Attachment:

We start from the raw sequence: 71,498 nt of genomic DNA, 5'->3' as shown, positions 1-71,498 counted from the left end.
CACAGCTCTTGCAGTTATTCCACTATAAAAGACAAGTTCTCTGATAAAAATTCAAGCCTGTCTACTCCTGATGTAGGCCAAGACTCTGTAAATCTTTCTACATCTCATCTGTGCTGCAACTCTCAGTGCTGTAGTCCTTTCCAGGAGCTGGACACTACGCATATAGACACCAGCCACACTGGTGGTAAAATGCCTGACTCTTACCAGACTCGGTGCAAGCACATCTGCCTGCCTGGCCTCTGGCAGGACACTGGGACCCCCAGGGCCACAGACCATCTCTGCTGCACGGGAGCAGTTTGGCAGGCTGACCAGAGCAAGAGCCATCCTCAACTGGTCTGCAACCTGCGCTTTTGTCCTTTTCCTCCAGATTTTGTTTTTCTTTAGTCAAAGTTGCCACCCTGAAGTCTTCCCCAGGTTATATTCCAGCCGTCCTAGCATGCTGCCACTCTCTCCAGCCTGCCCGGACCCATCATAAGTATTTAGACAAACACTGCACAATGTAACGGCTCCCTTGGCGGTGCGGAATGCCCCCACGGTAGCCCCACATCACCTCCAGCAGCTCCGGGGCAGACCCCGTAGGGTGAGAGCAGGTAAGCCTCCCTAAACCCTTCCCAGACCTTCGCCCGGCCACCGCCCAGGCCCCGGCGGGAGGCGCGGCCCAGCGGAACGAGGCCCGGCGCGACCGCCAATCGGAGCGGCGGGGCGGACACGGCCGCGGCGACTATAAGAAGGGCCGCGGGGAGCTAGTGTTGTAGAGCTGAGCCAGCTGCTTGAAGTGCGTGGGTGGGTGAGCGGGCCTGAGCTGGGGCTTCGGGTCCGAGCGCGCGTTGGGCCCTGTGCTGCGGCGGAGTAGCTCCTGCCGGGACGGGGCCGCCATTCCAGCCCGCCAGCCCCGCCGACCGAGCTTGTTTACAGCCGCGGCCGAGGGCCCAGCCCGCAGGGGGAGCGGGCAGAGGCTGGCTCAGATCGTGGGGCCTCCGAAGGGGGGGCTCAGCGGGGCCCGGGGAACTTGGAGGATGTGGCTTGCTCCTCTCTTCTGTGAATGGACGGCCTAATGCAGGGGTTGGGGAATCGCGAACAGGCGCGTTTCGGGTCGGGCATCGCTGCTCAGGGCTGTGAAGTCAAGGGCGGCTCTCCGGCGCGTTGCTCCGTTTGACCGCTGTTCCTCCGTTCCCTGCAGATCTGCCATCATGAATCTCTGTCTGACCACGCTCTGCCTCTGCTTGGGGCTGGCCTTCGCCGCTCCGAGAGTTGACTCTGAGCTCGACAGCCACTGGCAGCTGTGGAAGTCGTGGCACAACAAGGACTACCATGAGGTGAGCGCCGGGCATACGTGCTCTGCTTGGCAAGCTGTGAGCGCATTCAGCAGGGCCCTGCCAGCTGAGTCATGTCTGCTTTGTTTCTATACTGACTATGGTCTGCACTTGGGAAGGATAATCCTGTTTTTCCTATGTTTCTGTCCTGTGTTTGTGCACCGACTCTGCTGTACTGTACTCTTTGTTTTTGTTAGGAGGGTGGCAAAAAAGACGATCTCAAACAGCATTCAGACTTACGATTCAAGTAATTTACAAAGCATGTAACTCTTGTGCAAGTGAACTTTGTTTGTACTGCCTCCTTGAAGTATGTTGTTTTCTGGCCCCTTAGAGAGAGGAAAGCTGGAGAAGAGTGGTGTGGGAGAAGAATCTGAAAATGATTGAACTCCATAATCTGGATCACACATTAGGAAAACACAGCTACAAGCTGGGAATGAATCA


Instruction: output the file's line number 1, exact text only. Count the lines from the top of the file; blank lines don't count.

We start from the raw sequence: 71,498 nt of genomic DNA, 5'->3' as shown, positions 1-71,498 counted from the left end.